NS&I to transfer customers to better rate ISA
The move, which will happen 25 May, forms part of NS&I's decision to simplify and modernise its savings range and will see customers enjoy a rate which is 4.5 times better than the one they currently have.
The new minimum investment amount for the Direct ISA will also be lowered from £100 to £1.
In addition, from 1 April customers will no longer be allowed to make cash investments into premiums bonds over the Post Office counter. However, they will still be able to invest in premium bonds by cheque and debit card at the Post Office or directly from NS&I by post, phone, online or standing order.
Jane Platt, Chief Executive, NS&I, says: "Since 2007 we have been working to simplify and modernise our range of savings products and to encourage our customers to invest with us directly.
"From 25 May 2013, customers holding our Cash ISA will benefit from the much higher interest rate paid on our Direct ISA. There will be some changes for our customers who use the Post Office - however, staff in our UK based contact centres will be on hand to help with the transition."
A form of National Savings Certificate, premium bonds are effectively gilt-edged securities: you loan your money to the government and, in return, it pays you for the privilege with a guarantee it will return your capital at a specified date. Where premium bonds differ is that the interest payments (currently 1.5%) are pooled and paid out as prize money and you can get your cash back within a fortnight, with no risk. Launched by Chancellor of the Exchequer Harold Macmillan in his 1956 Budget, every single £1 unit has the same chance of winning and in May 2011, 1,772,482 winners (from a total draw of 42,539,589,993 eligible bond numbers) shared £53,174,500. The odds of winning are 24,000 to 1 and the maximum holding is £30,000 per person but it remains the only punt in which you can perpetually recycle your stake money.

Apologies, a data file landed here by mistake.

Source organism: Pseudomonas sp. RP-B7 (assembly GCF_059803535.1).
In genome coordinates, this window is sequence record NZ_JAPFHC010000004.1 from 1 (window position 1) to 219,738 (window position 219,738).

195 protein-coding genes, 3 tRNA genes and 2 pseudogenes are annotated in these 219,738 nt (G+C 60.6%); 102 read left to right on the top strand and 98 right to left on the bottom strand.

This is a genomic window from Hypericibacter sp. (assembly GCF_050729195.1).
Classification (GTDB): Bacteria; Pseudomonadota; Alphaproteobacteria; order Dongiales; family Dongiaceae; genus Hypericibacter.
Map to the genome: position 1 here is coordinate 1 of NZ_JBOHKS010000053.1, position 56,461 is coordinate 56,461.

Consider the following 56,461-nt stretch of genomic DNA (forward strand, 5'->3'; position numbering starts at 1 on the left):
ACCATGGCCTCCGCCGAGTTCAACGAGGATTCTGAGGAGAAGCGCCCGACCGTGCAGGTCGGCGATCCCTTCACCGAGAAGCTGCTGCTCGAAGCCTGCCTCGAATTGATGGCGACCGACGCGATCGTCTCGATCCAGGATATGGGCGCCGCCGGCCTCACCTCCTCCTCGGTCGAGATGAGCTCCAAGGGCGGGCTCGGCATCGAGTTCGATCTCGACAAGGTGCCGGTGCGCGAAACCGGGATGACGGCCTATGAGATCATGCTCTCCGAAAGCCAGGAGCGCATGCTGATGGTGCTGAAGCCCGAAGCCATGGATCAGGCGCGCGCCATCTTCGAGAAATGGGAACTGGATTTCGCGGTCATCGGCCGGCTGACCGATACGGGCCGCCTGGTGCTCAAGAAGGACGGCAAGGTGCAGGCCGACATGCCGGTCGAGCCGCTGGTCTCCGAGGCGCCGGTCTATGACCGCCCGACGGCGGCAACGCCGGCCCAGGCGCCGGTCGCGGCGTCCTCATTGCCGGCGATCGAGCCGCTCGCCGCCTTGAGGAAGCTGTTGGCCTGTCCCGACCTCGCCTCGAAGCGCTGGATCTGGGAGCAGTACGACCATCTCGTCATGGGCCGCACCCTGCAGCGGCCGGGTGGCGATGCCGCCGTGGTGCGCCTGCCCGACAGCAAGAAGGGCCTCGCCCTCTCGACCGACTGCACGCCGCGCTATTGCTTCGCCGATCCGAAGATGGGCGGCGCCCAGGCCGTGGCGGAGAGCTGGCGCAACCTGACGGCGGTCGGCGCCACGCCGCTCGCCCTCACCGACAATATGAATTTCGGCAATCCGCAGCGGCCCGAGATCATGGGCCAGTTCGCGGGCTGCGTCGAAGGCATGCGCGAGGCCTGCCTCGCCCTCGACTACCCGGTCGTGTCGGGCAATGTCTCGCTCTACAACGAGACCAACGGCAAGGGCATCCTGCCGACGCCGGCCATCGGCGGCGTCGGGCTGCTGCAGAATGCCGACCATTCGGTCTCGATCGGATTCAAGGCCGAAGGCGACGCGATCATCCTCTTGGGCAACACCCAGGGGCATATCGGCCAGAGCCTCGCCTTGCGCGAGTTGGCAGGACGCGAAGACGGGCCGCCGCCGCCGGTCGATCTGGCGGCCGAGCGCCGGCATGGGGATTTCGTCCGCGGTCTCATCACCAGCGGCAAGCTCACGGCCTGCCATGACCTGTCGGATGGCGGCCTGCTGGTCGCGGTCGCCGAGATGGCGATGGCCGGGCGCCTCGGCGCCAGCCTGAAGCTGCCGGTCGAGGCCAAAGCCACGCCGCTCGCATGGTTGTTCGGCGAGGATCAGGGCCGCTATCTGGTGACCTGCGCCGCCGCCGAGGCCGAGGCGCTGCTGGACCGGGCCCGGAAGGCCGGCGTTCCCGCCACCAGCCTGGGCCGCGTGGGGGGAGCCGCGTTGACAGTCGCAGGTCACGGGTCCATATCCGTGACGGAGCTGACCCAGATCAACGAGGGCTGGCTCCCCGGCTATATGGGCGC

Invidivual Savings Accounts were introduced on 6 April 1999 to replace personal equity plans (PEPs) and tax-exempt special savings accounts (TESSAs) with one plan that covered both stockmarket and savings products, the returns from which are tax-exempt. The ISA is not in itself an investment product. Rather, it’s a tax-free “wrapper” in which you place investments and savings up to a specified annual allowance where the returns (capital growth, dividends, interest) are tax-exempt (you don’t have to declare ISAs and their contents on your tax return). However, any dividends are taxed within the investment, and that can’t be reclaimed.
Issued by a bank as part of a current account and, in a nutshell, serves as electronic cash. Unlike a credit or charge card, where you get an interest-free period before you have to settle the bill, the funds spent on a debit card are withdrawn immediately from your current account. Unless you’ve arranged an overdraft, if you don’t have the cash in the account, you can’t spend it.